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How to specify the optimal heat sink for your design

23rd February 2018
Lanna Deamer

Excessive temperatures can seriously reduce the lifetime of electronic components. It is well known that for every 10°C rise in operating temperature, the lifetime of an IC is reduced by about 50%.

By: Aaron Yarnell, Senior Product Manager, CUI Devices

As system power densities continue to increase, and sophisticated power-electronics applications continue to proliferate in equipment such as data centers, electric vehicles, lighting systems, industrial robotics and more, thermal management is an increasingly pressing challenge.

While seeking to keep components cool, however, there are many opportunities to 'over engineer', resulting in a solution that is excessively large, or expensive, or both. If the main device for cooling is to be a heat sink, for example, the idea is to choose a part that has optimal thermal impedance (governed by factors such as size, shape, and surface finish) to maintain the device below its rated operating temperature.

Selecting a heat sink: a step-by-step guide
If we consider a simple thermal management challenge, to specify a heat sink for a small device like a power MOSFET in a standard TO-220 package, it is first necessary to quantify the power dissipated by the component. Let’s assume that the total power lost in the transistor due to switching and conduction is 2.7W.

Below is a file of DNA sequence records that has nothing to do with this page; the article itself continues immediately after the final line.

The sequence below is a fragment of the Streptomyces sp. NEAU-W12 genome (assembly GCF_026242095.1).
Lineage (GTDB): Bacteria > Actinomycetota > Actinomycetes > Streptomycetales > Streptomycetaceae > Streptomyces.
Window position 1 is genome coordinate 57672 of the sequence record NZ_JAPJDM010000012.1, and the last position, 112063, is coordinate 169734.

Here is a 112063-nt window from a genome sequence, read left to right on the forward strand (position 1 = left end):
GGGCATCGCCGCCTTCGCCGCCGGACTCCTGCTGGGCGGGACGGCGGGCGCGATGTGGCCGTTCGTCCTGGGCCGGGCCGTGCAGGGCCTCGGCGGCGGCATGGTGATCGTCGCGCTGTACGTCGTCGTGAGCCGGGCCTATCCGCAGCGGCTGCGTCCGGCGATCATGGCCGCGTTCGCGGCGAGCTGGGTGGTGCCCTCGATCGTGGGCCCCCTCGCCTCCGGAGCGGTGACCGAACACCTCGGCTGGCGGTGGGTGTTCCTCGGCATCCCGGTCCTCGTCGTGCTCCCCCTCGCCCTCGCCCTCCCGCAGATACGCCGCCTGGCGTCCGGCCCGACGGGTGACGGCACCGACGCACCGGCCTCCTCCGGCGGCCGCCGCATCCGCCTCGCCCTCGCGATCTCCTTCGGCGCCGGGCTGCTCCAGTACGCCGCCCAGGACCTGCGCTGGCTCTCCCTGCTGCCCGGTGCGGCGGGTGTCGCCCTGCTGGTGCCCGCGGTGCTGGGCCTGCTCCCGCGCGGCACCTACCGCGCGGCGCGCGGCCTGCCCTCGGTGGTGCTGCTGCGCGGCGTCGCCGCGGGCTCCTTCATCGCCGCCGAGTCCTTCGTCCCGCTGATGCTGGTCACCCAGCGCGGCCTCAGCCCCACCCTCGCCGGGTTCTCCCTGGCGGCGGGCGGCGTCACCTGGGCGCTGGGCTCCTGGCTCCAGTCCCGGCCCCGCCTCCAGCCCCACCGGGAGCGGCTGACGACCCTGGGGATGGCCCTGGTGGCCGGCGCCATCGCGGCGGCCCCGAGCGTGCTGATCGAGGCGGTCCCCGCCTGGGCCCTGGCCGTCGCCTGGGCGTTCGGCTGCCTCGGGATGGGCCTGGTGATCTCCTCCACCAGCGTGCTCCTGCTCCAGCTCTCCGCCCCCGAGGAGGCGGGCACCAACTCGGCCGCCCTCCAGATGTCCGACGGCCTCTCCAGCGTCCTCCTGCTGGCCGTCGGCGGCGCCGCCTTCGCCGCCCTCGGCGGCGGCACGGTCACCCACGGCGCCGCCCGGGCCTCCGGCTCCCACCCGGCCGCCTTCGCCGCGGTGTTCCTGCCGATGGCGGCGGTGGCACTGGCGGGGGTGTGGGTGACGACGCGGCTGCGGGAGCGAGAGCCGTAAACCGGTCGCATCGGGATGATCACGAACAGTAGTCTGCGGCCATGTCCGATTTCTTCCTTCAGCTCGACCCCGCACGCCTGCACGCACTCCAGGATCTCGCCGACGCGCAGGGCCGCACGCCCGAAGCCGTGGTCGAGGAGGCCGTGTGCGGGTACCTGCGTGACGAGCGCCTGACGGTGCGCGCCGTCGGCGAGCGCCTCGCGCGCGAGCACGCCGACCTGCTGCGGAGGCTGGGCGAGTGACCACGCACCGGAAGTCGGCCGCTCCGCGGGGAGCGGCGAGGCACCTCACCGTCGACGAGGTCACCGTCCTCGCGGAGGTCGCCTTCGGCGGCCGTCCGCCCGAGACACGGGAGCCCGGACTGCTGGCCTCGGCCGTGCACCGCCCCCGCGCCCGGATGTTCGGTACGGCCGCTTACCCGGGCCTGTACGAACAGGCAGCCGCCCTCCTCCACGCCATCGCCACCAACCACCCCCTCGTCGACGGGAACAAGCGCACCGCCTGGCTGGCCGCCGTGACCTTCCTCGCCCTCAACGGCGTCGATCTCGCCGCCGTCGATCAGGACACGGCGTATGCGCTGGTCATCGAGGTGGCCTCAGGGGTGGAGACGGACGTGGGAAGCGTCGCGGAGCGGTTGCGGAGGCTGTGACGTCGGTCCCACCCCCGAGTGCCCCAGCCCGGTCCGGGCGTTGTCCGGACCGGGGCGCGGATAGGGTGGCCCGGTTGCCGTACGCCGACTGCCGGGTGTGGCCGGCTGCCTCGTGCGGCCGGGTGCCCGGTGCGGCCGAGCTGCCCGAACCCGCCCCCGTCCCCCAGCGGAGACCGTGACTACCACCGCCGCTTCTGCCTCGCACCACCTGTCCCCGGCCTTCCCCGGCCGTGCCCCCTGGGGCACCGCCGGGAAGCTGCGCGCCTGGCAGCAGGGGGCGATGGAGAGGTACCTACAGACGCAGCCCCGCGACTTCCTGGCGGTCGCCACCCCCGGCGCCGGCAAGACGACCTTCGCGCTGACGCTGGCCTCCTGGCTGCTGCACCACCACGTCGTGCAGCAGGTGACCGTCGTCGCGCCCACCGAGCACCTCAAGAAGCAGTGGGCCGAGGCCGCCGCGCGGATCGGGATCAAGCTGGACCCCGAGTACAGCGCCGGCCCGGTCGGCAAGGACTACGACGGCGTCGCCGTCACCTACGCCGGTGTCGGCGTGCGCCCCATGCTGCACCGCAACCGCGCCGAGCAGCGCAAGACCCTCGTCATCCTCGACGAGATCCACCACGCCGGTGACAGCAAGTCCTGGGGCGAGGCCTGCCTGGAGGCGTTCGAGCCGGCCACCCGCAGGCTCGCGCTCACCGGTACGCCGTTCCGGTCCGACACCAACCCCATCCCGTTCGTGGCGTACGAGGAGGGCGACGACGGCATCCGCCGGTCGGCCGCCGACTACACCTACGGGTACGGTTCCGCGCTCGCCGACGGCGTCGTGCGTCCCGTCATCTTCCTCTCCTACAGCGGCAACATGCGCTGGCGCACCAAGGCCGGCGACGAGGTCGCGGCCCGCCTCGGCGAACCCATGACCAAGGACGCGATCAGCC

If the sum of thermal impedances between the transistor junction and the ambient air is high enough to prevent this amount of power from being dissipated as heat, continued operation will cause the junction temperature to rise and eventually exceed the maximum permitted device temperature. For silicon transistors, this is typically 125°C.

Is a heat sink needed?
We can first examine whether the MOSFET can operate without a heat sink by referring to the 'junction-to-ambient' thermal impedance (Rθ J-A) quoted in the device datasheet. This is expressed in units of °C/W, and describes how much the junction temperature will rise above the ambient temperature for every Watt dissipated.

A representative value for Rθ J-A of a MOSFET in a TO-220 package is 62°C/W. Hence, in our example, where the device dissipates 2.78W, the junction temperature will increase by 172°C, or 2.78W x 62°C /W. If the ambient temperature is 50°C, this means the junction temperature will rise to 222°C.